CEO, Ben Silbermann, actually describes the tool as a ‘catalogue of ideas’ rather than a social network. His hope is that it can be used to inspire to people to, in his words, ‘go do that thing’.
Once you’re following a number of boards and users, you’ll be shown pins that your contacts have pinned or commented on. You’ll also see images based on similar pins you have uploaded or viewed. This creates a ‘home feed’ of sorts that you can browse just to find images you might find interesting or inspiring, or to see what your friends are up to.
Not sure what you want to search for? Try typing a keyword into the search bar along the top, in order to browse popular pins in specific categories – whether that’s fashion, weddings, sports, art, architecture or pets.
Though Pinterest is technically not a social network, it does offer a plethora of social elements. Other than using it to browse different users’ content and edit it, it can also be used to post comments on the pins you like (or don’t like!), or to re-pin the content you enjoy and, thereby, share it with your own network.
It’s also possible to invite people to contribute to your boards and to be informed every time you add a new pin to it. This is a great feature for working on collaborative projects, for instance, and these boards are known as ‘group boards’.
There are many more features to Pinterest than this. In fact, even if you have been using Pinterest for a while there’s a very good chance that you won’t have seen everything it has to offer and that you won’t know all the different things you can do with the platform.
Popular Uses for Pinterest
So then, what do most people use Pinterest for?
As touched upon earlier, Pinterest essentially revolves around mood boards which are designed to provide inspiration or to collect ideas.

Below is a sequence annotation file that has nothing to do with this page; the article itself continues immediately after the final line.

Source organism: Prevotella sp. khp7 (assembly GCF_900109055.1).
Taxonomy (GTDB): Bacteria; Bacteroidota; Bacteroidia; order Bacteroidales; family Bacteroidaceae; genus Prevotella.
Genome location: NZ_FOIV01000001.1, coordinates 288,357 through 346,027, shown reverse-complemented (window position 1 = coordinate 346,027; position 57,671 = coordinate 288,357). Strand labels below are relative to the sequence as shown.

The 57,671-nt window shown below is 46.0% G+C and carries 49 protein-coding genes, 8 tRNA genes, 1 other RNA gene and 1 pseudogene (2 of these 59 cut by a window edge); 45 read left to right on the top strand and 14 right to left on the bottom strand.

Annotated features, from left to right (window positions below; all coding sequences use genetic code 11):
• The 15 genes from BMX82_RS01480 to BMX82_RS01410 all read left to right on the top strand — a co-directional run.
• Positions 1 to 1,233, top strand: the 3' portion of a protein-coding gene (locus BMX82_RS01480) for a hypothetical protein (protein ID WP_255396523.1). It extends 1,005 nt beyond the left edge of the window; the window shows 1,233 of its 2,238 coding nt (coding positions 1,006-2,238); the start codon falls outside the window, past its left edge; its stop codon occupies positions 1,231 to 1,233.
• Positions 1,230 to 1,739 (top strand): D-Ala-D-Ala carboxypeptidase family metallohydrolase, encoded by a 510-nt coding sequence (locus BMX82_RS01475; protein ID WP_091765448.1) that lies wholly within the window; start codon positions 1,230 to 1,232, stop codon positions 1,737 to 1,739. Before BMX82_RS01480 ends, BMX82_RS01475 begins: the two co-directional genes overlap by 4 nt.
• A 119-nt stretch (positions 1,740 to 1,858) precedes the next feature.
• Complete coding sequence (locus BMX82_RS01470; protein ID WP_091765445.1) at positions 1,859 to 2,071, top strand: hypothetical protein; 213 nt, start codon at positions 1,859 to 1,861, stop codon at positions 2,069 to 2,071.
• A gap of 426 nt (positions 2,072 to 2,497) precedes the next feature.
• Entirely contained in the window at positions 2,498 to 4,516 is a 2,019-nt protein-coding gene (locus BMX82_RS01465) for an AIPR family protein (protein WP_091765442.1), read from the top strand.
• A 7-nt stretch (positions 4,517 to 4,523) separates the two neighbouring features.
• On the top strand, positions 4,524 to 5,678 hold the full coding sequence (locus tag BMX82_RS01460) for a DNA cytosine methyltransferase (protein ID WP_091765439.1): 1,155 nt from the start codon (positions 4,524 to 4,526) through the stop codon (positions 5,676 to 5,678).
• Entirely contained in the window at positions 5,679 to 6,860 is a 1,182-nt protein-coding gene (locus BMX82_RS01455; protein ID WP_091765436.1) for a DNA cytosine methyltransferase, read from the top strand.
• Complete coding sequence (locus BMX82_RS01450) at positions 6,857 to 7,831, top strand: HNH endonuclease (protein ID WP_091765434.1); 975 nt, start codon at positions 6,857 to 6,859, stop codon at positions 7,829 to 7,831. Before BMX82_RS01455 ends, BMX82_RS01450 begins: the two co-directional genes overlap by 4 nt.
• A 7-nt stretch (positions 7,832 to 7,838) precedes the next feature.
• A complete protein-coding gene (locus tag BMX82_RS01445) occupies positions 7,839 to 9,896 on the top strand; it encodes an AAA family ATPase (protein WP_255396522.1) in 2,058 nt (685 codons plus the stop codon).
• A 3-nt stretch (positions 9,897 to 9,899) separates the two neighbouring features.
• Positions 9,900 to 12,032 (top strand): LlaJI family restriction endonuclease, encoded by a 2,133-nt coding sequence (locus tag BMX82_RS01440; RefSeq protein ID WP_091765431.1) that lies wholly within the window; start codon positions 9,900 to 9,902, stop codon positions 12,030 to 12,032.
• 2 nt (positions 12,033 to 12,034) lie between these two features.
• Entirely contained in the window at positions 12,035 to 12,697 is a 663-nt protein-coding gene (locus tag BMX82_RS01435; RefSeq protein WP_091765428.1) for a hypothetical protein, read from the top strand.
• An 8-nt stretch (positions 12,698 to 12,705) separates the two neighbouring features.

One of the most popular types of boards that users will create for this purpose, as an example, are ‘wedding boards’. When an engaged couple begin planning their wedding, they will often start by creating a Pinterest board and then look for inspiration.
They will likely peruse boards created by other users and search for ideas for wedding dresses, for wedding locations, for table decorations, for cakes, for suits etc. Or they may create separate boards for each of those things.
Either way, they can find new ideas and inspiration to guide their decisions and they can put all of these ideas into one spot to serve as a reference. Because you can work on boards collaboratively, the bride and groom can both go about looking for different ideas together, or individually, and add them to the board so they can both see them. They can also add their own notes to read later.
If you have photos on your computer of a wedding you’ve been to and really enjoyed, you can upload those photos to Pinterest. Or, you might write notes and draw sketches on them and then upload those as pins.
You can show other people those same ideas. For example, you may want to see what your maid of honor thinks of your ideas so far, or you can let other users see your board and draw their own inspiration from your posts.
There are many other common ways that Pinterest gets used. Here are just a few:
Collecting images that you find appealing/inspiring
Collating ideas and inspiration for a new web design/app UI
Getting ideas for interior design
Browsing products and ‘window shopping’
Putting together inspirational images to get you into the gym (moves, ‘goal physiques’ etc.)
Staying updated with your favorite brand in a more visual manner
Looking at fashion and outfit ideas for clothes
Researching tattoo ideas
And much more. Next, we’ll explore how to use Pinterest as a marketing tool.
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My passion for online marketing dates back to 2006, when I first opened my virtual doors as a one-woman agency, providing small to mid-sized businesses web design and SEO solutions. Fifteen years later, I’ve expanded my service offerings to include social media, email management, WordPress sites, and just about any custom project my clients need.
Aside from the Internet, I enjoy 3d puzzles, roller skating, and spending time with my two spoiled dogs. I’m a perpetual learner and always looking to broaden my skillset. Next up: podcasting!
Let my knowledge work for you. Check out my “Work With Me” pages to start growing your online business now.